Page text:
Author Topic: Persimmons  (Read 1380 times)

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Offline Rudy

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Persimmons
« on: October 31, 2021, 08:54:31 AM »
I tried my first taste of this variety of fruit last week at work. I was told it was a Fuji, but I am not sure that is the correct name as my boss knows nothing about gardening or fruits. Anyway, it was good, still hard and slightly sweet. It had a tough skin and no seeds which I found interesting.  I am interested in learning more before committing myself to getting a tree.

How easy is it to grow in the deep south?  What kind of insects bother it? Would I have to spray for insects? What types are the sweetest?

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Offline TXWatson

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Re: Persimmons
« Reply #1 on: October 31, 2021, 01:53:48 PM »
American persimmons grow wild throughout the south. Most Japanese persimmons are grafted onto American rootstock and do very well. Last year I planted two, Hachiya and Eureka. The Eureka died but the Hachiya is doing well. I plan to dig some of the native trees near my house this winter for rootstock and graft the following varieties - Jiro, Saijo, and Nikita's Gift.
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Offline Rudy

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Re: Persimmons
« Reply #2 on: October 31, 2021, 06:41:59 PM »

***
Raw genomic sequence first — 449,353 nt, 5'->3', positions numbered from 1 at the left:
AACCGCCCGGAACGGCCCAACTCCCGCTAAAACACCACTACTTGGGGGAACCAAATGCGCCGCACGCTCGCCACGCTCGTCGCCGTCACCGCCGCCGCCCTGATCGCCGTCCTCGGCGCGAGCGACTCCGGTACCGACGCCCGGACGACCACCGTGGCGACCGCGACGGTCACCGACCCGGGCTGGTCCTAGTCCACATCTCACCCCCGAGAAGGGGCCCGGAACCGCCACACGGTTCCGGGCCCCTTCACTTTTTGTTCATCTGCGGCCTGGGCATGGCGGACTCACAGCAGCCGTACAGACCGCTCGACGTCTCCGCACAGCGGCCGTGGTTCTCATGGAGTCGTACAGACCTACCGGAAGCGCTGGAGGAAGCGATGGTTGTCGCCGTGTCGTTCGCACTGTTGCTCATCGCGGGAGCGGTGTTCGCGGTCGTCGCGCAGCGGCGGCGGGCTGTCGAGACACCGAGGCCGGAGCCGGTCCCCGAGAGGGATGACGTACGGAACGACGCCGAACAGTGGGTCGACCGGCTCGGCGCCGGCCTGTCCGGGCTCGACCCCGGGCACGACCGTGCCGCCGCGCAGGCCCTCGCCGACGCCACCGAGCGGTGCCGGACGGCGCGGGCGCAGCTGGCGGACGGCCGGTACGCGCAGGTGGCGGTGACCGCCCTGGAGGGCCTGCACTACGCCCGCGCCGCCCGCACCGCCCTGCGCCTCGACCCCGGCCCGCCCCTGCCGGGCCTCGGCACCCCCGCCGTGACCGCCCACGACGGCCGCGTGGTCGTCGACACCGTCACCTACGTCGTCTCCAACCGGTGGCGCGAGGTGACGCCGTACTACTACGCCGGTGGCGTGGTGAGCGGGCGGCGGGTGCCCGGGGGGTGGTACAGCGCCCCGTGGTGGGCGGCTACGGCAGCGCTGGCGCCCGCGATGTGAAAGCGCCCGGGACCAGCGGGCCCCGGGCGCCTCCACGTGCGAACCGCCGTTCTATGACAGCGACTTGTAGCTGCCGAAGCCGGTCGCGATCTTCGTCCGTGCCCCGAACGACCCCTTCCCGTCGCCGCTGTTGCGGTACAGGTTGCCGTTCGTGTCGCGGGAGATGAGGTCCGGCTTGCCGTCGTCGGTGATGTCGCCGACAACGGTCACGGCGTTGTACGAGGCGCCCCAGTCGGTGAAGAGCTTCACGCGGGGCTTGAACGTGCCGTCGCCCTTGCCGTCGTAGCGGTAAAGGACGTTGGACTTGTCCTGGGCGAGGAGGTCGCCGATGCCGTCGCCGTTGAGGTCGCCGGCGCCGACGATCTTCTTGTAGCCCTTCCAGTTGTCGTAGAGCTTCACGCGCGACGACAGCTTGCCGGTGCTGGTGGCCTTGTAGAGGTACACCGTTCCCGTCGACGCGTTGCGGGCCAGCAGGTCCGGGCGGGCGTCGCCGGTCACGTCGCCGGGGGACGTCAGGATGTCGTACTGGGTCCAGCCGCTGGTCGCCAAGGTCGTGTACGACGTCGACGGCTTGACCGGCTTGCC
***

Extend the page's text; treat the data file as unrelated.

It was recommended to get a Eureka by a friend.  Are there different varieties available at the store to try for comparison purposes?
WL: varieties must have closed eye, LSU Strawberry, Azores Dark,Black Bethlehem,BB-10,Black Tuscan,Dark Portuguese,Greek White,Hunt,White Adriatic,Cavaliere,CLBC, Grosse Monstrueuse,Nerucciolo de Elba,Pastilliere,Rockaway Green,Socorro Black,TX Peach,Vista,White Madera #1,Zingerella

Offline opiem10

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Re: Persimmons
« Reply #3 on: October 31, 2021, 07:13:30 PM »
Denise,
     Like you, I only got a taste of persimmon fruit within the last year.   I thought they were good and planted three trees in the spring: Chocolate, Giant Fuyu, and Izu.  All have grown well in NJ and seem to be disease and insect resistant.

     I was told to purchase non-astringent varieties as they can be eaten when firm.   The astringent varieties can only be eaten when fully ripe and soft.